system on the new Distance Learning
Facility at Northern Arizona University is projected to produce
over 412 million BTUs of renewable energy annually.
The system will also reduce greenhouse gas emissions
by 29 tons of CO2 each year, with an estimated payback
of under 8 years.
Northern Arizona University
Location: Flagstaff, Arizona
When project architect Burns Wald-Hopkins Shambach Architects started work on the new Distance Learning Facility at Northern Arizona University in Flagstaff, AZ, they were targeting a LEED certification. In order to achieve the certification requirements, they implemented a variety of green technologies. The most prominent carbon-free technology is a SolarWall® air heating system. The SolarWall technology was chosen because it provides fresh solar heated ventilation air in the winter, and acts as a shading screen during the summer. The SolarWall system provides exceptional air quality for the classrooms, faculty offices, and a new television studio that make up the new building.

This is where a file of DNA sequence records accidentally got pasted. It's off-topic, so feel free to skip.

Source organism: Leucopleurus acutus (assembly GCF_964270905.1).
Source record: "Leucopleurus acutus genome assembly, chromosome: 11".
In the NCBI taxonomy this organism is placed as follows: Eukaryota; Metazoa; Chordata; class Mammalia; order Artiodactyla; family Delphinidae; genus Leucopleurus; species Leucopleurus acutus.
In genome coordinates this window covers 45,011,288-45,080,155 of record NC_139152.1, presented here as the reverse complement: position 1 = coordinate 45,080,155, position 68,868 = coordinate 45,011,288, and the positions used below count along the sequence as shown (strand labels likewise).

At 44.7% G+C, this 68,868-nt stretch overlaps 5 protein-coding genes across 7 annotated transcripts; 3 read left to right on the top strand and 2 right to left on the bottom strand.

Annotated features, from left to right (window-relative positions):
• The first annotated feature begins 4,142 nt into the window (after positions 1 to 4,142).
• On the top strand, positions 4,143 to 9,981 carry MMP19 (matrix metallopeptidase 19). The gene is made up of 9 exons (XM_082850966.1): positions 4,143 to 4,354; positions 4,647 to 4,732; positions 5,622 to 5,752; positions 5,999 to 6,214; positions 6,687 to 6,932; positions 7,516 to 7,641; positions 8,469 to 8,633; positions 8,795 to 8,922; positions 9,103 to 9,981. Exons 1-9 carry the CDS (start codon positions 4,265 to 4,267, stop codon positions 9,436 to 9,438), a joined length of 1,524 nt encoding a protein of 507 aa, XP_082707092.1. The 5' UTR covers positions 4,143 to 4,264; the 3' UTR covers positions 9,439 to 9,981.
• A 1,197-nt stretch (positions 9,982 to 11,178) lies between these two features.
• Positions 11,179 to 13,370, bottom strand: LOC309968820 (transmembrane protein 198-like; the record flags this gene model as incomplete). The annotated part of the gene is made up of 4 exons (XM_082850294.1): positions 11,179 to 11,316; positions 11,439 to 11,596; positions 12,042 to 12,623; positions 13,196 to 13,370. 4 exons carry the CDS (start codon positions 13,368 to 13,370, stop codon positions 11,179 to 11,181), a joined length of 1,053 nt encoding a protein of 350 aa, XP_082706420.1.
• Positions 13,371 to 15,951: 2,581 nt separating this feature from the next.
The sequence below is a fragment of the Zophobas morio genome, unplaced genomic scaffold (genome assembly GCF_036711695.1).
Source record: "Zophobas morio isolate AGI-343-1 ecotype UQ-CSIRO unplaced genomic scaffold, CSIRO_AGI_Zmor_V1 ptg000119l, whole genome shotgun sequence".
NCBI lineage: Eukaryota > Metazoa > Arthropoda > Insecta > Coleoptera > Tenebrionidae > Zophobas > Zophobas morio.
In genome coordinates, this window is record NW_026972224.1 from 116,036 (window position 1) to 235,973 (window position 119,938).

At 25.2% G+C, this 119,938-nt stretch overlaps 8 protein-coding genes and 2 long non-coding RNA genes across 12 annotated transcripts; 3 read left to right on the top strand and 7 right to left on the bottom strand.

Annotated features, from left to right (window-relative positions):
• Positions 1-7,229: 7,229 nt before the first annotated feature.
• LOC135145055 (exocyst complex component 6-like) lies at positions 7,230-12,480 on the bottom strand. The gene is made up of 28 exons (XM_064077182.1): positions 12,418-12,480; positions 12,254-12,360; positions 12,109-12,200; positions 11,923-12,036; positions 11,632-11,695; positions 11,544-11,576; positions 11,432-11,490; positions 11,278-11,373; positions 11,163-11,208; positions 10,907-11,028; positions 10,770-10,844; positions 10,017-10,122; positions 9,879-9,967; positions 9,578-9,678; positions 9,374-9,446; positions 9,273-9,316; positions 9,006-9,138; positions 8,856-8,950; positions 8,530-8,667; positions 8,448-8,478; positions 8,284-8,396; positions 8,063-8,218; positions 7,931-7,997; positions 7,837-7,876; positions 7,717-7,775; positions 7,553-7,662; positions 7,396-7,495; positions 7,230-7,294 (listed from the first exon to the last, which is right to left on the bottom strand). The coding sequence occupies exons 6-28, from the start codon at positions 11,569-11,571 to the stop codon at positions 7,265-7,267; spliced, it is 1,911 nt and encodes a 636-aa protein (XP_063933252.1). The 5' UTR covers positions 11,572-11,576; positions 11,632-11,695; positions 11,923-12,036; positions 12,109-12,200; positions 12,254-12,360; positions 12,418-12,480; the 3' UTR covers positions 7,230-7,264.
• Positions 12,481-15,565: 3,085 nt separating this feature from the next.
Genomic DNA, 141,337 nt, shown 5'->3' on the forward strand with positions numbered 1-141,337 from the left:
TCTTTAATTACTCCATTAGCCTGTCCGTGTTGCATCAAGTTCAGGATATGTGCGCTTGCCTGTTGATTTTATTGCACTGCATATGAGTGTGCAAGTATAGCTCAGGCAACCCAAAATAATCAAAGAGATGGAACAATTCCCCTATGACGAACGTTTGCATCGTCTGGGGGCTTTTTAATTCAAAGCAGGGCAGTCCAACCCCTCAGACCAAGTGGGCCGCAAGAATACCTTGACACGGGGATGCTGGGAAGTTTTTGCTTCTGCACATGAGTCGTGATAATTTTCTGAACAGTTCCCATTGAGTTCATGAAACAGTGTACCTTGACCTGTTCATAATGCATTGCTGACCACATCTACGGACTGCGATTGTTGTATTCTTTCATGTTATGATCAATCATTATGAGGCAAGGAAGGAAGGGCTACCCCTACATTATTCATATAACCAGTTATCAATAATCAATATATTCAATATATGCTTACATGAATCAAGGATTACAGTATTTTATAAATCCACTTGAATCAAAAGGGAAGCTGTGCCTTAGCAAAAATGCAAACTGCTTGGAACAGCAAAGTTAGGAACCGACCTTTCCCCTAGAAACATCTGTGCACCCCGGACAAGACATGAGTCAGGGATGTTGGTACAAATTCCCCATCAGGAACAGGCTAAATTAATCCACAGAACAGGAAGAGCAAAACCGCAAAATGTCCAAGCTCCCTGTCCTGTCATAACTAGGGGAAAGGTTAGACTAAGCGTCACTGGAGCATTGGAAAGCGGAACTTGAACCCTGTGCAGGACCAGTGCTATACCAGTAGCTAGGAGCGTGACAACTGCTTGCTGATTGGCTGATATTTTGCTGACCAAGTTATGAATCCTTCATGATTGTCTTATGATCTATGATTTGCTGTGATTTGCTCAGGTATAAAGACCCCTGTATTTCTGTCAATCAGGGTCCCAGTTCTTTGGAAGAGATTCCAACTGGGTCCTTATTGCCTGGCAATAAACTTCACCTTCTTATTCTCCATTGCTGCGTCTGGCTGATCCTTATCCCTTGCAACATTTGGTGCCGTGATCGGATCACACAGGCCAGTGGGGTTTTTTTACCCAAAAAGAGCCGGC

Conserval designed the SolarWall® system for the solar-rich, south facing wall of the new facility, integrating the solar component into the building’s mechanical system. The total solar collector area is 2,828ft2 (263m2) and the architect designed it in such a way that the horizontally-mounted SolarWall® system became one of the key visual features of the front façade. The SolarWall system on the new Distance Learning Facility is projected to produce over 412 million BTUs of renewable energy annually. The system will also reduce greenhouse gas emissions by 29 tons of CO2 each year, helping the university to lower their carbon footprint and achieve their energy targets.NorthernArizonaUniversity_Y09_SolarWallCaseStudy(PDF)